Court’s Ruling on whether the non-compete agreement was enforceable
At the outset, the Court noted that while Pennsylvania is an “at-will” employment state, in which an employment relationship may be ended for any reason other than a discriminatory one, this is modified by the presence of a restrictive covenant, such as a non-compete. These agreements will be enforceable only if they meet specific requirements, one of which is the support of adequate consideration. If a non-compete is entered into after an employee has initiated employment, the employee must be provided with “new and valuable consideration,” such as a promotion, change in status, increased compensation, or additional bonuses. Thus, the Court’s starting point was that such additional compensation must be provided.
The Court next turned to the language of the UWOA in order to determine whether an exception to the general rule applied to the issue presented. It noted that the Act states that an agreement “shall not be invalid or unenforceable for lack of consideration, if the writing also contains an additional express statement…that the signer intends to be legally bound.” Thus, based on the plain language of the UWOA, the agreement between Socko and Mid-Atlantic would appear to be enforceable.
However, the Court was, as it always is when interpreting a statute, required to determine whether such an interpretation of the Act would lead to an absurd or unreasonable result. The Court once more noted the Commonwealth’s long and consistent history of disfavoring restricted covenants and its requirement that new and valuable consideration for any such covenant entered into after an employee begins his employment to be enforced. With this in mind, the Court held that interpreting the UWOA in the manner articulated by Mid-Atlantic would, in fact, lead to an unreasonable result. Therefore the Court affirmed the decision of the Superior Court, finding the agreement to be unenforceable.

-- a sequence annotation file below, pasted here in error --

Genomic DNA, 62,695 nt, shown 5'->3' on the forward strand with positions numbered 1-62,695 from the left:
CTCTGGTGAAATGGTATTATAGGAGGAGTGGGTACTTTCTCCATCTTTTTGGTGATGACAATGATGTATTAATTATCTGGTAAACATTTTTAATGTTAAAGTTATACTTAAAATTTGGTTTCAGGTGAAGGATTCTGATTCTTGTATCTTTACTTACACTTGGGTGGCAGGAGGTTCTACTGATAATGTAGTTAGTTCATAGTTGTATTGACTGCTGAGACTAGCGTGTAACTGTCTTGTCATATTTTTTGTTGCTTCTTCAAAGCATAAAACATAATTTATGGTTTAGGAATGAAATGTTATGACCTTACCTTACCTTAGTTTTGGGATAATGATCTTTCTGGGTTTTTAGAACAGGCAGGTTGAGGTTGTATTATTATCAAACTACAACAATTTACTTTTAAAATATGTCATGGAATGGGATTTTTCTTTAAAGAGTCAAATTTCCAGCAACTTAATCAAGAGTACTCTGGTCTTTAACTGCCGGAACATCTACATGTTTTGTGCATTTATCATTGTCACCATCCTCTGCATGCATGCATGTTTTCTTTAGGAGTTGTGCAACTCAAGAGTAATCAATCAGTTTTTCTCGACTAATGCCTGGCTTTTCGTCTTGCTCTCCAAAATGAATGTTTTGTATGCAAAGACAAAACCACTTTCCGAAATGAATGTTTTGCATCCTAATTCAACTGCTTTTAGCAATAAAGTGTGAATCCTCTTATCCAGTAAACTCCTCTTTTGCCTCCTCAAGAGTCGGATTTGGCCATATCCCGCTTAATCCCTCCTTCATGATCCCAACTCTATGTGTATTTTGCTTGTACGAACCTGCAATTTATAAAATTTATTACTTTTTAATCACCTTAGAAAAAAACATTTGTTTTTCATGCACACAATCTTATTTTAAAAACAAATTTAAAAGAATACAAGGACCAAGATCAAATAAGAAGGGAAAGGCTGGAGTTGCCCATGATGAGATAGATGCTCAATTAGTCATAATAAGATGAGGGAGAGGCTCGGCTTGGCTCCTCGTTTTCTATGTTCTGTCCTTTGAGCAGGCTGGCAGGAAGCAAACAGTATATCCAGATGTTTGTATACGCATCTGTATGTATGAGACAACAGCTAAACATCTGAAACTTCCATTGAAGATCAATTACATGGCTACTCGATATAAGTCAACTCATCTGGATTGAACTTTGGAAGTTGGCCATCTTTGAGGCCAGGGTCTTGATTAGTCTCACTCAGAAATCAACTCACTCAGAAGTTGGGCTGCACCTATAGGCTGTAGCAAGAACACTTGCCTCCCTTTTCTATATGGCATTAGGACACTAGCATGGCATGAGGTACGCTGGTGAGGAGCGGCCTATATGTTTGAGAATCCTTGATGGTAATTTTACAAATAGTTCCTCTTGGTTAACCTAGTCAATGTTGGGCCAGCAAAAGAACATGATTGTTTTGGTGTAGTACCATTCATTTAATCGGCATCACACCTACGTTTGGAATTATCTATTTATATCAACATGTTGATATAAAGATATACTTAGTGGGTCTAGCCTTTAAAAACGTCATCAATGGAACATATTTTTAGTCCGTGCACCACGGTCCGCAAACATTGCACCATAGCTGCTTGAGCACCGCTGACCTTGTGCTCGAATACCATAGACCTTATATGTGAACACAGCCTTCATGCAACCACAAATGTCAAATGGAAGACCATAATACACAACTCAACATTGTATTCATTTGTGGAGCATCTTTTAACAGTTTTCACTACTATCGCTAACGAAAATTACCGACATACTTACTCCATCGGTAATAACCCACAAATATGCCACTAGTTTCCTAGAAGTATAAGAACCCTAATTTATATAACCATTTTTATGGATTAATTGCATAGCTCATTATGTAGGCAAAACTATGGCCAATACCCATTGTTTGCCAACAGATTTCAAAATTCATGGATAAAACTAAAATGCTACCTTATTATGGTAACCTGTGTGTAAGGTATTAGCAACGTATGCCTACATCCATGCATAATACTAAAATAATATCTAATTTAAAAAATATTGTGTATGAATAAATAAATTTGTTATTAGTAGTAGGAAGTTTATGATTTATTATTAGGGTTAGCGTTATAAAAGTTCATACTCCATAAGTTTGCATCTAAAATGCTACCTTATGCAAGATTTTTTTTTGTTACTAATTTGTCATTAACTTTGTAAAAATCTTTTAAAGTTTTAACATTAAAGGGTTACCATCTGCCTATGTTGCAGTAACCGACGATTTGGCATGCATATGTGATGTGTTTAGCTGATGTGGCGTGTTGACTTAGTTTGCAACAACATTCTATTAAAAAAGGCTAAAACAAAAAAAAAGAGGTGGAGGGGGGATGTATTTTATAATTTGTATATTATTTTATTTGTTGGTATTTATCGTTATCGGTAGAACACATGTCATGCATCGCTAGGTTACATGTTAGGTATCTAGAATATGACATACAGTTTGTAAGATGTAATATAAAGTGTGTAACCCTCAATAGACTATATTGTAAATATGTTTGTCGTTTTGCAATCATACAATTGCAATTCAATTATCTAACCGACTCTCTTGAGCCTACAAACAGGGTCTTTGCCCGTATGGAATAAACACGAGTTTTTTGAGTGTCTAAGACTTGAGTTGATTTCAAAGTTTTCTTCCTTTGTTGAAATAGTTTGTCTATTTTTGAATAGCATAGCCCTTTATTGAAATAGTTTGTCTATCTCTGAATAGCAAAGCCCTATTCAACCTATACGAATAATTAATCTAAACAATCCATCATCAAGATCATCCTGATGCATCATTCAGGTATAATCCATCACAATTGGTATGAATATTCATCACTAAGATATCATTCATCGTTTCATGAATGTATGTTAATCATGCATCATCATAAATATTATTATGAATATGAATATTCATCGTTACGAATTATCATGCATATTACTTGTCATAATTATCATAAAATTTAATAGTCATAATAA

What This Means for You
This ruling is significant for employees and employers alike in Pennsylvania. For employees, if, after you have begun your employment, your employer wants you to sign a restrictive covenant that, for example, limits your ability to accept work with certain employers, within a particular geographic region, and/or for a defined period of time, it must offer you new and valuable consideration in exchange for signing such an agreement. Any consideration previously given to you, such as when you first were hired, does not count. Furthermore, merely offering you continued employment, despite the “at-will” nature of employment within the Commonwealth, is insufficient to satisfy this requirement. This will be the case even if the agreement contains language identical or similar to the “intend to be legally bound” language found in Socko’s non-compete. Employers must similarly take all of this into consideration when requesting their existing employees to sign non-compete agreements. It is advisable that employers devote the appropriate time and care when drafting such agreements in order to make sure that after they are executed they will be enforced, rather than rushing to secure an agreement and run the risk of it not being enforced if and when challenged, as happened in the Socko case.
If you find yourself dealing with such an agreement in your current or future employment matters, our attorneys would be happy to assist you.
 The Court noted that “the mere continuation of the employment relationship at the time of entering into the restrictive covenant is insufficient to serve as consideration for the new covenant, despite it being an at-will relationship, terminable by either party.”